ERNIE AND ERNESTINA: Searching
Book Two, Chapter 311: The River of Enlightenment and Growth
It’s the Saturday after Thanksgiving, and I’m at the farm market. Farmers far outnumber their customers so the farmers have time to talk.
After I buy eggs from one of the vendors, she asks about my Thanksgiving.
“I spent time with my son,” I say. “We’re working on our relationship. His daddy died two years ago. That was a blow to us both.”
“They were close?” she asks, her blue eyes squinting in the sun.
“It was both a beautiful relationship and an unhealthy one.”
She nods. “Enmeshment. That’s what it’s called: enmeshment.” So, she knows about co-dependency. “My brother died of AIDS,” she continues. “He was everything to me — brother, sister, best friend. We were almost one person.”
“Are you co-dependent with your husband?” I ask.
“With my first husband I was. I married a daddy. I was twenty. Someone told me at my wedding not to let him put me on a pedestal. I didn’t understand what she meant. Not then. I was his ornament. Every day before he came home from work, I changed my clothes. I fixed my hair. My appearance was important to him, and I wanted to look good for him. But he began to feel like a stranger to me. We were strangers to each other. I was unhappy. When I was mad at him, I took it out on myself. I got in the car and drove over the hill to the liquor store. I’d never had a problem with alcohol before, but now I drove when I shouldn’t have. I knew something was wrong, especially when I started going to bed without even changing my clothes. I was depressed, of course. I signed up for a psychology class and found out about co-dependency, enmeshment. I didn’t want a divorce, but three years later it came to that. He was making good money, and I knew I was leaving financial security, but I wasn’t able to stay a stranger to myself any longer, and I didn’t want a husband who felt like a stranger to me.” She pauses. “Life is about learning.”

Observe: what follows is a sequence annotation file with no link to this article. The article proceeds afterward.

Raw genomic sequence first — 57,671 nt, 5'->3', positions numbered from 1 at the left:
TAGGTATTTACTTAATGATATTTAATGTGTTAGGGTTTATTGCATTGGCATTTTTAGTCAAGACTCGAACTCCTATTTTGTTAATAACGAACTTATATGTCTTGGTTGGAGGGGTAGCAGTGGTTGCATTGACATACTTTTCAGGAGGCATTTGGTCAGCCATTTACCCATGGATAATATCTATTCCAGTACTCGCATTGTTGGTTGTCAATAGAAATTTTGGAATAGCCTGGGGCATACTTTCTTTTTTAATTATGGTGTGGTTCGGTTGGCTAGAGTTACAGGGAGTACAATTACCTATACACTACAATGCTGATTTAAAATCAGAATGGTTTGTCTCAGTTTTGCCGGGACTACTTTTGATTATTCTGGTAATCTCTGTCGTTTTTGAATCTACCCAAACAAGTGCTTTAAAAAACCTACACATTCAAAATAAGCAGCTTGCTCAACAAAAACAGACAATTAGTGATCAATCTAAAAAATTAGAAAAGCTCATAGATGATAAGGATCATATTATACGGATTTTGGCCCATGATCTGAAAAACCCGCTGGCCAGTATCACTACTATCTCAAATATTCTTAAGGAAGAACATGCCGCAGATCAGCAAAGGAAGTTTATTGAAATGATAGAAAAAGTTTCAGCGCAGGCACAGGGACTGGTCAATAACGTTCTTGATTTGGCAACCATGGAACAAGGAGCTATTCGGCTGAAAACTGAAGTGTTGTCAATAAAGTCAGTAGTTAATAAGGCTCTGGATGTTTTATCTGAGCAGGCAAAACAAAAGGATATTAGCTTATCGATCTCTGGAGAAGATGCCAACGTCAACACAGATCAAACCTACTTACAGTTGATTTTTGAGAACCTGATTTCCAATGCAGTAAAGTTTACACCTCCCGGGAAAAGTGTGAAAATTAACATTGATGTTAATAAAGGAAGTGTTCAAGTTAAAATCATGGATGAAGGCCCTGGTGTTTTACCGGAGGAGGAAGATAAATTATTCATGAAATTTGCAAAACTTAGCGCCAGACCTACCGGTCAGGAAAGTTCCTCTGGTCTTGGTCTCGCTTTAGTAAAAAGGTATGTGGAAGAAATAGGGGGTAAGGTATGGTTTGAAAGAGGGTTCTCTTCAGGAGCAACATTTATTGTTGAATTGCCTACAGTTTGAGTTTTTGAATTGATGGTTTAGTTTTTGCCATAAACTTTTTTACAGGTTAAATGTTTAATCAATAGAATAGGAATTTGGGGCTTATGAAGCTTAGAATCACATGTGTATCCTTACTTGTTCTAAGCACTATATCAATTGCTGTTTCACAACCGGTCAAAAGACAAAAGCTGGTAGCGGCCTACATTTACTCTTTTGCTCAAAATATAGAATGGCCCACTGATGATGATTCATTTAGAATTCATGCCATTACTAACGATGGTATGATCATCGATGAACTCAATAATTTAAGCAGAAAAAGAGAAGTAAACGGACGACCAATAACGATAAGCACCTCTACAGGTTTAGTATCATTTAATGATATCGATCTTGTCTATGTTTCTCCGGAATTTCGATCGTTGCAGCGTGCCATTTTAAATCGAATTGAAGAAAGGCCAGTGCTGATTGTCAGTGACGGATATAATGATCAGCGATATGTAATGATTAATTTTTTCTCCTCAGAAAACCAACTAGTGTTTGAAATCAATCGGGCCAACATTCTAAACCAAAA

“Yes. Coming to know our inner world and the inner world of others. It’s amazing. And it’s constantly changing.”
“It’s a flow,” she says.
“The River of Enlightenment and Growth,” I say.
“Amen,” she says.